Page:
Positioned myself on the aisle in anticipation of an early exit -- studies of masochistic behavior generally aren't my bag, especially when they involve sharp implements penetrating human flesh -- but De Van's curious, unsettling debut isn't the feature-length adaptation of "Hurt" (NIN or Johnny Cash, your choice) that I'd both expected and feared. Indeed, "masochism" seems a wildly inadequate term to describe the arresting amalgam of narcissism and dislocation that prompts Esther's harrowing "peel slowly and see" episodes; she's simultaneously repelled and consumed by her own body, and the film does for self-mutilation something not unlike what Safe did for the disease-of-the-week movie, i.e. complicates it, enlarges it, makes it strange. Esther isn't allotted a reductive psychological makeup or a traumatic history to "explain" her propensity to view herself as a jack-o'-lantern on 30 Oct.; as in a Cronenberg film, the pathology arrives from without, allowing us to infer how it takes hold from within. (De Van's alarmingly feral features obviate any need for conventional psychology in any case.) Strange, too, how I found myself repelled by the well-meaning solicitude of Esther's loved ones, even though in theory those characters represent the alarmed spectator's point of view. What In My Skin doesn't have, alas, is an ending that crystallizes all of these intriguing ideas into a single overpowering image -- the film needed something on the order of Julianne whispering "I love you" to her own reflection, and instead we get opaque formal repetition. Still, I'm heading back again tomorrow night, if only to marvel once more at the business-dinner tour de force, in which a severed hand resting on the table seems less horrifying than the aggressively banal chit-chat assaulting Esther's eardrums. [Now scheduled for fall release]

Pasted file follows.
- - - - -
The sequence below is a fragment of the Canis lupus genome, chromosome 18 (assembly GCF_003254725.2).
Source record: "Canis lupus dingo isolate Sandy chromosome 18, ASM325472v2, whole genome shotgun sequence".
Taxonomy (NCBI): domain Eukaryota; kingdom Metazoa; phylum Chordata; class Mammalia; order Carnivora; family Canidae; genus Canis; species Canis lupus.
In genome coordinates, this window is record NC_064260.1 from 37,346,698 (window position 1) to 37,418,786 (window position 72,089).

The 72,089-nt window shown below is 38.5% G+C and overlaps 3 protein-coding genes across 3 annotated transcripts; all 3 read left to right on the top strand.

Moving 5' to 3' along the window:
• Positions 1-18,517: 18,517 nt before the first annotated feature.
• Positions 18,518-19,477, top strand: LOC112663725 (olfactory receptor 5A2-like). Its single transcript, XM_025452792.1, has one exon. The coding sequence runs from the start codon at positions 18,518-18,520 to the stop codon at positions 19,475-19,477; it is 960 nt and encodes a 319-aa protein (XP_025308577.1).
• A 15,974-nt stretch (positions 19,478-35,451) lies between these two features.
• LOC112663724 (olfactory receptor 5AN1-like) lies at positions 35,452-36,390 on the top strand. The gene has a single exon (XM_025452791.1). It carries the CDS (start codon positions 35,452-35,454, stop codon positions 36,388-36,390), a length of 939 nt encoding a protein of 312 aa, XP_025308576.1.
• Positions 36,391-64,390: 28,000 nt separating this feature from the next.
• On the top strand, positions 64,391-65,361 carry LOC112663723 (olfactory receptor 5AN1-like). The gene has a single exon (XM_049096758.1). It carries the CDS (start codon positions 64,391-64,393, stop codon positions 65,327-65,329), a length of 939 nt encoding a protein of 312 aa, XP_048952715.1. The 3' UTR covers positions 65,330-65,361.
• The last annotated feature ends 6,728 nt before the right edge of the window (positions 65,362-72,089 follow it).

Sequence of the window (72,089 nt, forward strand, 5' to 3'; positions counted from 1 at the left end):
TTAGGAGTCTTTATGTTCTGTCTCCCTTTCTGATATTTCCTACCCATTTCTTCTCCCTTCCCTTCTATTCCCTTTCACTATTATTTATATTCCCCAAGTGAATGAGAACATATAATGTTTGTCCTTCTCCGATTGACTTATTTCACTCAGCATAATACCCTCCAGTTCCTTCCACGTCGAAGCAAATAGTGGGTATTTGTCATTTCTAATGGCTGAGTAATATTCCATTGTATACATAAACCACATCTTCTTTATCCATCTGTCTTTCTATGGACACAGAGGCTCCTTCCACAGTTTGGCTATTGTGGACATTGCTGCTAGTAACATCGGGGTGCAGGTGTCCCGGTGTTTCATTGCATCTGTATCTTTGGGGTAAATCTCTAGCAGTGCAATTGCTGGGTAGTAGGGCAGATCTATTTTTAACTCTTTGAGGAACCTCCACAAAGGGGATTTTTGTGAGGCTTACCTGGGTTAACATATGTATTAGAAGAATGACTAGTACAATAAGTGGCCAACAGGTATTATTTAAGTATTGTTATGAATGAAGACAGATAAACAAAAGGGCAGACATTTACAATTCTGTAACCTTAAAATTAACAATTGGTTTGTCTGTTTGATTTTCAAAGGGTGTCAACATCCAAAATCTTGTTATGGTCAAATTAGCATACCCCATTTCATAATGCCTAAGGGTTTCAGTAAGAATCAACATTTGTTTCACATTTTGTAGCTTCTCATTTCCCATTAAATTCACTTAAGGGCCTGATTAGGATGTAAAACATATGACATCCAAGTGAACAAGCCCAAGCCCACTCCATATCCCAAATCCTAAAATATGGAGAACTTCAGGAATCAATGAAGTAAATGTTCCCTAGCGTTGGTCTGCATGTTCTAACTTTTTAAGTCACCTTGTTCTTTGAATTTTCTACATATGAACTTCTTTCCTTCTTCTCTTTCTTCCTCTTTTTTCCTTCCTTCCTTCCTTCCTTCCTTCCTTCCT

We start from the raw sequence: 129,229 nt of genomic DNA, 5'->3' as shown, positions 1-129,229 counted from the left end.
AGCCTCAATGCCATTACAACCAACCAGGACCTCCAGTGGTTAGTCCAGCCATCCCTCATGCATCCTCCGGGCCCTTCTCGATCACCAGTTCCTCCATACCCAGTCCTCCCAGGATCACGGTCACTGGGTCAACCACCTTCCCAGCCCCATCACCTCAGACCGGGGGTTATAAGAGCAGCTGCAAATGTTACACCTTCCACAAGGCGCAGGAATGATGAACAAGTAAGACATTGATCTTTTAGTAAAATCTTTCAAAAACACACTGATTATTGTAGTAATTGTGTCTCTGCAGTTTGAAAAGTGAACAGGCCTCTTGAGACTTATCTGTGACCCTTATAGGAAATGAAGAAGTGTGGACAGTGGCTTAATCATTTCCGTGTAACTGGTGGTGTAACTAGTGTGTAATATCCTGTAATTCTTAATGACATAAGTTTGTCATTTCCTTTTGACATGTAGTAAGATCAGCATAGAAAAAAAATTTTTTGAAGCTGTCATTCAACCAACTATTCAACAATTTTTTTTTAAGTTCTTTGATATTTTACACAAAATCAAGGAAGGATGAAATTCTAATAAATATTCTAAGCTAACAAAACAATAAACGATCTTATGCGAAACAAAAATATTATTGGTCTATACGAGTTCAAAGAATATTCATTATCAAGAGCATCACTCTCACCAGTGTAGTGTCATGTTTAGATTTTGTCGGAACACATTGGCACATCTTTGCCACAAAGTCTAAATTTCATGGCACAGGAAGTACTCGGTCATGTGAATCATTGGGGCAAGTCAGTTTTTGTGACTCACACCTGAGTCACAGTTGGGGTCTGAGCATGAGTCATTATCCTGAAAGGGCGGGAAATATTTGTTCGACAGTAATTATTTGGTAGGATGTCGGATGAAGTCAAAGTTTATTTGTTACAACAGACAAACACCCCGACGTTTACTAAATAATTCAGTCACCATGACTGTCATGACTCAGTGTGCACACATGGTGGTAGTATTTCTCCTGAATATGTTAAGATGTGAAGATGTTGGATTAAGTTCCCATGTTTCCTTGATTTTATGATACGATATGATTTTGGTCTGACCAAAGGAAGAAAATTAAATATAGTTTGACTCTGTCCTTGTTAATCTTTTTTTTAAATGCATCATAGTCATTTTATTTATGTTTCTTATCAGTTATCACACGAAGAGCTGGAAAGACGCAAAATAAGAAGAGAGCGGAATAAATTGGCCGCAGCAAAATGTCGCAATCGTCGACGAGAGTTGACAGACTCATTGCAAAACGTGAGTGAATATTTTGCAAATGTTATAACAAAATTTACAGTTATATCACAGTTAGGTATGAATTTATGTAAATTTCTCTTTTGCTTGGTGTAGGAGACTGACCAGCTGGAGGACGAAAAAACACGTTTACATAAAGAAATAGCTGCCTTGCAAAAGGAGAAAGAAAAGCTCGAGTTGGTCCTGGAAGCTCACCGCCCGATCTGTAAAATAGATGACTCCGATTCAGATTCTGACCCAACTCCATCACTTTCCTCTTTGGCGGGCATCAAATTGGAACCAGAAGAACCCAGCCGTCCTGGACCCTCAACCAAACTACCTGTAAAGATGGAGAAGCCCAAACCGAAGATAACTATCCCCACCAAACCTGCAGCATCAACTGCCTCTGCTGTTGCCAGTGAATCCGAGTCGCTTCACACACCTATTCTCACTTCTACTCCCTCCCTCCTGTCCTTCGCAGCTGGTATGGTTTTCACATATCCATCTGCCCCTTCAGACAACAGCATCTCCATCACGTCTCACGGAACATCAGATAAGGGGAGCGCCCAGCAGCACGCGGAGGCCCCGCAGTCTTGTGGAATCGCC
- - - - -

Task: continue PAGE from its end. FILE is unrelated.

Hard not to warm to Moskowitz's quest if you care about literature or identify with obsession, but was nobody else put off by how much of this film has clearly been either restaged or simply fabricated? Most blatant/ludicrous example (and it happens at least twice): Moskowitz mails The Stones of Summer to a friend, whereupon we see footage of said friend strolling to the mailbox, retrieving the package, etc. -- footage presumably shot by Moskowitz, unless he also mailed a camera the week before. How am I expected to trust a documentary filmmaker who mails a package solely because he thinks the movie could use a shot of someone opening it? And that's just the beginning -- don't get me started on the several occasions when an interview subject apparently greets Moskowitz for the first time but lo and behold the camera crew's already inside the house to capture their handshake from a better angle. Nor is this movie an Unmade Beds type deal in which such obfuscation would be thematically relevant -- all it suggests to the observant viewer is that Moskowitz would happily have written dialogue for Dow Mossman to memorize if he thought it would improve his chances for distribution. In fact, I'm not even 100% sure that Mossman's novel exists. And in fact...anyone have a certified copy of Russ Hexter's death certificate?
Thoroughly terrific movie, but I don't really have much to say about it -- Green works the same mythopoetic vein of expressionistic naturalism (or is it naturalistic expressionism? it is, isn't it?) that distinguished George Washington, while Zooey Deschanel confirms my suspicion, first entertained following her too-brief fly-by in Almost Famous, that no human attribute is as arresting as tremulous self-possession. (Paul Schneider tries hard but can't quite keep up.) Veers into exasperating preciousness at times -- "...and I was so happy I invented peanut butter"? -- but that seems an acceptable price to pay for its woozy, shamelessly earnest romanticism.